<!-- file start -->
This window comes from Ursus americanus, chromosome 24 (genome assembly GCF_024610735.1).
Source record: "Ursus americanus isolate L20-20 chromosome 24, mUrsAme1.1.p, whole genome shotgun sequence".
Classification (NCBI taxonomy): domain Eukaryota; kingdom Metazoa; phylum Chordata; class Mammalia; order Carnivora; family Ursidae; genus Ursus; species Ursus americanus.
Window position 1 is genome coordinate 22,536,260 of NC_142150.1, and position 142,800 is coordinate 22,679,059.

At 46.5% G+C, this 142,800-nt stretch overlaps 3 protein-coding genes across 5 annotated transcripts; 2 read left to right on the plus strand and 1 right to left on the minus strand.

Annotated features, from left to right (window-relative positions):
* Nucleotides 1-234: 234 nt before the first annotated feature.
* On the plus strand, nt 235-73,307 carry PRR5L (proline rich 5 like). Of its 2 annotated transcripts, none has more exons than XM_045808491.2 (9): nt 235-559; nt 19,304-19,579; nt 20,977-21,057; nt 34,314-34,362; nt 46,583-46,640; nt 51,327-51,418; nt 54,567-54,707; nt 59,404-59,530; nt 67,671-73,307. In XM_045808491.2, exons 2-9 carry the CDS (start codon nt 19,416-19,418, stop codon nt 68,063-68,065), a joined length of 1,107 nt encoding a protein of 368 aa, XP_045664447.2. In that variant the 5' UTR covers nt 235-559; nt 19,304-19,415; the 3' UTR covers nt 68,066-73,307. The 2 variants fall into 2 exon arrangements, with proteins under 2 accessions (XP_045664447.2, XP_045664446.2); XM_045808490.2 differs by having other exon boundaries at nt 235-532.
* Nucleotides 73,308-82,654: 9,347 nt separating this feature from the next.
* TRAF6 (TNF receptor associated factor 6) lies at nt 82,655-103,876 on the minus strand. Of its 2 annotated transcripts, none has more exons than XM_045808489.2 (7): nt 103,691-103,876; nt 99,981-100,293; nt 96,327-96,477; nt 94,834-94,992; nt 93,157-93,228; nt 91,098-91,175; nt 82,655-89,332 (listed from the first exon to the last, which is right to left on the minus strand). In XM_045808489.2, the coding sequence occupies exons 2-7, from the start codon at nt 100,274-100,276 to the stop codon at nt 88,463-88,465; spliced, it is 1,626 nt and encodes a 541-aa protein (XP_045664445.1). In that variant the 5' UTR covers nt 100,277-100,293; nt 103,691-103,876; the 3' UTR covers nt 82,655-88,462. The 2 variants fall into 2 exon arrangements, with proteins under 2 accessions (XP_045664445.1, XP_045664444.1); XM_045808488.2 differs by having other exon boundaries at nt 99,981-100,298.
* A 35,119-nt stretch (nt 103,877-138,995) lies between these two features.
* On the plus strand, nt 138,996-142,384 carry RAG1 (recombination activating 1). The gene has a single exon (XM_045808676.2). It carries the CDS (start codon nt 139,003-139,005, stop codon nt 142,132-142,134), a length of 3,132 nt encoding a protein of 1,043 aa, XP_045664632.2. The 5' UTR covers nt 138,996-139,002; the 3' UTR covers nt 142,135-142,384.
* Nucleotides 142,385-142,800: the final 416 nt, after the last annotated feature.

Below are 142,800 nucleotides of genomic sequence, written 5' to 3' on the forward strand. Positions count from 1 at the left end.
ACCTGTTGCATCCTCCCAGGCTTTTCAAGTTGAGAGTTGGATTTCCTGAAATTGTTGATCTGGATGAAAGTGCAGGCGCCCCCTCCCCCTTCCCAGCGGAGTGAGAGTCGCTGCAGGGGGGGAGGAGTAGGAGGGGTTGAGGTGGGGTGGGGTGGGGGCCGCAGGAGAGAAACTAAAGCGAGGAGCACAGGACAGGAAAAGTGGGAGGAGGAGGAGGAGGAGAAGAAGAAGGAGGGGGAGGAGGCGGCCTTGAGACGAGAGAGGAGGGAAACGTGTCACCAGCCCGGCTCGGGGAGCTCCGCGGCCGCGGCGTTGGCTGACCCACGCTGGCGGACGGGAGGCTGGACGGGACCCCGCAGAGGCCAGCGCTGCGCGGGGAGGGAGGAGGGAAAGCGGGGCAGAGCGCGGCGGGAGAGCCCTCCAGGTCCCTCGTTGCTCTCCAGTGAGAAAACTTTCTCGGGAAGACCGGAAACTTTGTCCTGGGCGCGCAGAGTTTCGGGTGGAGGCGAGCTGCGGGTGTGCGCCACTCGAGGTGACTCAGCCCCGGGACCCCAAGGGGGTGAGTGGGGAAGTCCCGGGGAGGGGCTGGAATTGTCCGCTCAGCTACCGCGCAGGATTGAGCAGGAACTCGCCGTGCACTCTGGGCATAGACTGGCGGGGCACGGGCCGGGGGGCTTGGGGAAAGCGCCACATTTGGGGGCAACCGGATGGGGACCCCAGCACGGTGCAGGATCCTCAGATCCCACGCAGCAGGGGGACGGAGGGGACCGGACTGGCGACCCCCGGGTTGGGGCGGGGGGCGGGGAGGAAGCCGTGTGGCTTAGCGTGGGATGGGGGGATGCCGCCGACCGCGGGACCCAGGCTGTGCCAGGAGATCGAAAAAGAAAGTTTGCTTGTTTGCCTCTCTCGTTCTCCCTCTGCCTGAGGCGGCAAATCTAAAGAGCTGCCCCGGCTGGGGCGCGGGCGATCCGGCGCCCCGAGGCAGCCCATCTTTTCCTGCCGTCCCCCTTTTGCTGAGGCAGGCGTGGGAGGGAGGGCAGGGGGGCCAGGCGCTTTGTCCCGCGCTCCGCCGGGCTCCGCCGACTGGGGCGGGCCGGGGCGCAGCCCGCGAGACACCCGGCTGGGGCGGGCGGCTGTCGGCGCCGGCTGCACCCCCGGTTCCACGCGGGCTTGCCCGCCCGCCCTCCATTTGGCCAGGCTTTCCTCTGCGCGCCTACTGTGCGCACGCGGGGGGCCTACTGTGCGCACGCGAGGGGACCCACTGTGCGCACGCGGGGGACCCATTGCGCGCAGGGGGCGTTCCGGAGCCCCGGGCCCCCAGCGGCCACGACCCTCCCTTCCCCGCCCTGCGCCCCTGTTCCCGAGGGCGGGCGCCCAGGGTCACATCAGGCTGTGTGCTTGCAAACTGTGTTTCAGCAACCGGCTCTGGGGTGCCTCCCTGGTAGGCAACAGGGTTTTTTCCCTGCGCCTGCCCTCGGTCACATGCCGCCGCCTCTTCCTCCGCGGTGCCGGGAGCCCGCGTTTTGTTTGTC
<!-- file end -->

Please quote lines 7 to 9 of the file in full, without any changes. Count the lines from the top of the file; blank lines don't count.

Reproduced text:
* Nucleotides 1-234: 234 nt before the first annotated feature.
* On the plus strand, nt 235-73,307 carry PRR5L (proline rich 5 like). Of its 2 annotated transcripts, none has more exons than XM_045808491.2 (9): nt 235-559; nt 19,304-19,579; nt 20,977-21,057; nt 34,314-34,362; nt 46,583-46,640; nt 51,327-51,418; nt 54,567-54,707; nt 59,404-59,530; nt 67,671-73,307. In XM_045808491.2, exons 2-9 carry the CDS (start codon nt 19,416-19,418, stop codon nt 68,063-68,065), a joined length of 1,107 nt encoding a protein of 368 aa, XP_045664447.2. In that variant the 5' UTR covers nt 235-559; nt 19,304-19,415; the 3' UTR covers nt 68,066-73,307. The 2 variants fall into 2 exon arrangements, with proteins under 2 accessions (XP_045664447.2, XP_045664446.2); XM_045808490.2 differs by having other exon boundaries at nt 235-532.
* Nucleotides 73,308-82,654: 9,347 nt separating this feature from the next.